Mt. Holz Science Fiction Society
08/02/19 -- Vol. 38, No. 5, Whole Number 2078

Co-Editor: Mark Leeper,
Co-Editor: Evelyn Leeper,
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        Correction: Pop Music (letter of comment by Paul Dormer)
        What I Shoulda Said (comments by Mark R. Leeper)
        SPINNING SILVER by Naomi Novik (book review by Joe Karpierz)
        INFINITE POWERS by Steven Strogatz (book review
                by Gregory Frederick)
        THE MORTAL STORM and THE IMMORTAL STORM (letters of comment
                by Dorothy J. Heydt and Peter Trei)
        This Week's Reading (DR. JEKYLL AND MR. HYDE) (book comments
                by Evelyn C. Leeper)


TOPIC: Correction: Pop Music (letter of comment by Paul Dormer)

In response to Evelyn's comments on pop music in the 07/26/19 issue
of the MT VOID, Paul Dormer writes:

[Evelyn attributed a quote on pop music to Geoffrey Pullum.]

Where do you get that name from?  As far as I can tell that
quotation about pop music is by Lynne Murphy herself and the name
"Geoffrey Pullum" does not appear in that blog post at all.  [-pd]

Evelyn responds:

I was under the impression that the entire web site was by Geoffrey
Pullum, based on the Home page, but apparently I mis-read it.  The
site (and quote) are Lynne Murphy's.  [-ecl]


TOPIC: What I Shoulda Said (comments by Mark R. Leeper)

The Incident:  Evelyn and I had visited a zoo while we were on one
of our famous road trips.  We followed the two people ahead of us,
a boy about seven or eight years old and his mother, as they looked
in a cage to one side.  The boy, whose mind was on different issues
from animal life, asked his mom, "When you were a kid did they have
Mummy movies?"  The mother hushed the boy and they moved on.

What I said: {nothing}. But it occurred that I probably knew a
great deal to answer the boy's question.  Mummy movies of the 20th
Century are one of my special interests.  Not unlike the famous
scene from ANNIE HALL, I could have given the two visitors more
than they bargained for.

What I should have said [from memory--it should be a good memory

The first Mummy movie was made in 1932.  That makes it a good deal
older than your mother.  The movie was called THE MUMMY.' It
starred Boris Karloff who at the time was famous for having made
some scary movies.  The plot of the film was inspired by the fact
that several archeologists who had recently uncovered an Egyptian
tomb had died within months after finding the tomb.  The story
suggested that the avenger had been buried in the tomb and had
never fully died but was kept alive to guard the tomb.  Im-Ho-Tep
was returned to life by certain Egyptian spells being said over

The supposed guardian of the tomb found at the beginning had been
Im-Ho-Tep, the same character who is made the villain of some of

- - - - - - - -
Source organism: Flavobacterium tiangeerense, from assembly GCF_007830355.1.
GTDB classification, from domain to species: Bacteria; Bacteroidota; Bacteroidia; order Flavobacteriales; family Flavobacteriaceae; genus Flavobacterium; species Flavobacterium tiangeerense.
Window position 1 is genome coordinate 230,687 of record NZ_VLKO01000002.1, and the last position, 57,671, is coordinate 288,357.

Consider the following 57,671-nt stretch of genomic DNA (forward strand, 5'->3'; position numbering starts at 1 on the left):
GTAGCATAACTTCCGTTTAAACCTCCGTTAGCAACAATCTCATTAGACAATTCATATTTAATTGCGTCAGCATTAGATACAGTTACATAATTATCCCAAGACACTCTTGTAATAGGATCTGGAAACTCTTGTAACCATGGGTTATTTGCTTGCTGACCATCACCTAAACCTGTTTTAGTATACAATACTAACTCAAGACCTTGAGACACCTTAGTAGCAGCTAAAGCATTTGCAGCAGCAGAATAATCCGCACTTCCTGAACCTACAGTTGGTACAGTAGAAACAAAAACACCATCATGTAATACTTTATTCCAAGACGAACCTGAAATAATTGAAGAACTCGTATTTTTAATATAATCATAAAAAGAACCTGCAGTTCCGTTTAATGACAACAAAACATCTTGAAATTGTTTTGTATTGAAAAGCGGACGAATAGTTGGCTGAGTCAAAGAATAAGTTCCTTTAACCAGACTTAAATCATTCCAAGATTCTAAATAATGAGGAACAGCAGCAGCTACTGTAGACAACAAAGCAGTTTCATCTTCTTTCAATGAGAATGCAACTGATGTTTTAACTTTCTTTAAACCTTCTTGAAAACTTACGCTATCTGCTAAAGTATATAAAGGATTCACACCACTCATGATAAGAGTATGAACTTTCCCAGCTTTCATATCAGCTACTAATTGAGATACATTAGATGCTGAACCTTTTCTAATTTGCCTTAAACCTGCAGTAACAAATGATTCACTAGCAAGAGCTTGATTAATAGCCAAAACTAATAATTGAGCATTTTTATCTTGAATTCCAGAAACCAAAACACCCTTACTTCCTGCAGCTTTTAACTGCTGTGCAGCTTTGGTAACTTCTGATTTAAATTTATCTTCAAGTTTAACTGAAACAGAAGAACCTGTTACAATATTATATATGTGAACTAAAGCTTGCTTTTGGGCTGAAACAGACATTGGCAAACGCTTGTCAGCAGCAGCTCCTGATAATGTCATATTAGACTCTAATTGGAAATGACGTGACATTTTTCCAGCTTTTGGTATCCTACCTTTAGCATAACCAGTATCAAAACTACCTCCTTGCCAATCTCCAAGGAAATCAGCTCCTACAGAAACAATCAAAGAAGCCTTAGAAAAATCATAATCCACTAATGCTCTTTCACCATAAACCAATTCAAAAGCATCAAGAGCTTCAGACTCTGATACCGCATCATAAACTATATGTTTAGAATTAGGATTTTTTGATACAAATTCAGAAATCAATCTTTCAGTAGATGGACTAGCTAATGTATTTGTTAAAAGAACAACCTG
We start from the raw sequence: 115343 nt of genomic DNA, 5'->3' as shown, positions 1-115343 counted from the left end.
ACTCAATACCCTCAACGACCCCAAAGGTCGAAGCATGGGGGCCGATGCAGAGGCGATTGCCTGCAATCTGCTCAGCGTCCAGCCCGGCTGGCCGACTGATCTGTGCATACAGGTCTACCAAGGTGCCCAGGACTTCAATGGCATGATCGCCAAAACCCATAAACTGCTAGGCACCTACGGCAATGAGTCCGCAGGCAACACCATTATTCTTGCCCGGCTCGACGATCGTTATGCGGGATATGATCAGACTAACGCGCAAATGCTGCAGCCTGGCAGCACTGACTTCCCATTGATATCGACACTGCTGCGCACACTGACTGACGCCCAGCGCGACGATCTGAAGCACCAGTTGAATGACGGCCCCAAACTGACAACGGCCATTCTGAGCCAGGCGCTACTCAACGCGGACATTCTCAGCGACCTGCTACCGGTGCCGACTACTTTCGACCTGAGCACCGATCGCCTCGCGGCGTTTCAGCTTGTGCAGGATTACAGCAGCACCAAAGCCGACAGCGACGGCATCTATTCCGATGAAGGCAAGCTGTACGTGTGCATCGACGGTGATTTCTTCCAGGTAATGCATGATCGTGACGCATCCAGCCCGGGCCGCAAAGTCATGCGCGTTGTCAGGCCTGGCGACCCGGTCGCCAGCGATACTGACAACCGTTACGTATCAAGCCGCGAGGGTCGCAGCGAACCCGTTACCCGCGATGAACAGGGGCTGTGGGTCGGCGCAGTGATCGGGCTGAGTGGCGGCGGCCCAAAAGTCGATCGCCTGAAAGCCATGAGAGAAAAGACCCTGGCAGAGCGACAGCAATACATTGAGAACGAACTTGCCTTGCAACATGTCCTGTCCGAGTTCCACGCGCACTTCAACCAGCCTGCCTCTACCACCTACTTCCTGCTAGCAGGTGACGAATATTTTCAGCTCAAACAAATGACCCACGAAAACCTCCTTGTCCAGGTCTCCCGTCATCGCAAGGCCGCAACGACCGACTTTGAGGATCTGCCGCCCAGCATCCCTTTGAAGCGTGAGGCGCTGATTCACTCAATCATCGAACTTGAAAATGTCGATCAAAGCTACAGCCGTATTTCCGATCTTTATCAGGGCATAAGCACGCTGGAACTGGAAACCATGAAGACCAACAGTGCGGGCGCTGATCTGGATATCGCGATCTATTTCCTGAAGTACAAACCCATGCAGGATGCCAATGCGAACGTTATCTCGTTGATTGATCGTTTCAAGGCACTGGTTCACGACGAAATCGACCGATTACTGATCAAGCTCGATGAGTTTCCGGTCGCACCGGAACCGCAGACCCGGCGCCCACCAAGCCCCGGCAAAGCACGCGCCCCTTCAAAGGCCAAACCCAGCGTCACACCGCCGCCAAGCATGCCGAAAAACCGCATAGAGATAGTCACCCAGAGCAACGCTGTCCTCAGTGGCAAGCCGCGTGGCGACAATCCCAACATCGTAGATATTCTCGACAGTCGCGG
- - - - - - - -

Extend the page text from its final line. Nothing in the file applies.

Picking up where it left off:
the more recent mummy movies.  Im-Ho-Tep--the real one--is thought
to have been a real person, and, not just that one of the great
geniuses of history.  He was a surgeon and an architect. He
invented pyramids and built one for King Zoser.  He was thought to
have had great supernatural powers.  The name they chose for the
Mummy was, as I said, that of a real person of Egyptian ancient
history.  His consort [or close friend] in the film was Anck-Su-
Namun.  She was a real person from Egyptian history but from much
later time.  In fact, even today Im-Ho-Tep would still be more than
twice as old as Anck-Su-Namun was.  We rarely realize how far
Egyptian history goes back.

The film company that made the first mummy movie in 1932,
Universal, decided to make it a series of four more Mummy films.
This mummy was Kharis and in some ways very similar too Im-Ho-Tep.
Instead of Kharis being kept alive by the reading magic scrolls,
Kharis was kept alive by drinking a tea like beverage brewed from
Tana leaves.  Brew three leaves and it will keep Kharis alive for a
month.  Brew him nine leaves and he will be able to walk and follow
orders.  The films in this series are THE MUMMY'S HAND, THE MUMMY'S
TOMB, THE MUMMY'S GHOST, and THE MUMMY'S CURSE.  (I am not counting
ABBOTT AND COSTELLO MEET THE MUMMY since I do not count that as
part of a horror series.)  I would tell you a bunch more, but these
are about all I remember about THE MUMMY.  Isn't that your mother
calling you over to see the polar bear?

Did I leave anything important out?  [-mrl]


TOPIC: SPINNING SILVER by Naomi Novik (copyright 2018, Pan, 480pp,
paperback, ISBN-10: 1509899049, ISBN-13: 978-1509899043) (book
review by Joe Karpierz)

SPINNING SILVER is the follow-up to Novik's very terrific and
successful 2015 novel UPROOTED.  Like that novel, SPINNING SILVER
takes various fairy tale stories and turns them on their collective
ears, most notably Rumplestiltskin.  But that well-known fairy tale
is just the beginning, just a framework, for the story that Novik
is telling here.

Miryem is a moneylender's daughter.  Her father is not a
particularly good moneylender, as he is essentially too nice.  The
people who owe him money take advantage of him, of course, and as a
result the family lives in poverty.  Miryem decides to take things
into her own hands, and becomes quite good at it.  She's also quite
the businessperson - think of her as a shrewd investor and
moneymaker.  In time, she gains a reputation as someone who can
turn silver into gold.  This indeed happens, but in a very boring
and traditional way.  This is about to change, of course.

The village seems to be suffering from and increasingly long,
bitter, and very cold winter.  The woods are overrun by the
Staryks, magical men who come to the village to steal gold from the
locals.  One particular Staryk takes note of the fact that Miryem
can change silver into gold, and well, don't you know, things kind
of take off from there.

Miryem's ability to make money has a side effect that brings
another thread into play.  The local duke wishes to marry his
daughter Irina off to the local tsar Mirnatius.  Miryem, being
tested by the Staryk--who turns out to be the Staryk king--takes
silver from the Staryk, has it made into various pieces of jewelry
to sell to the duke, who pays in gold (thus the whole turning
silver into gold thing).  Miryem passes the Staryk king's test, and
becomes his unwilling and uncooperative bride.   Mirnatius does
indeed marry Irina, but to her horror she finds out that Mirnatius
is possessed by a demon that wants to consume her because of her
Staryk blood.

So we have two women who are very unhappy with their marital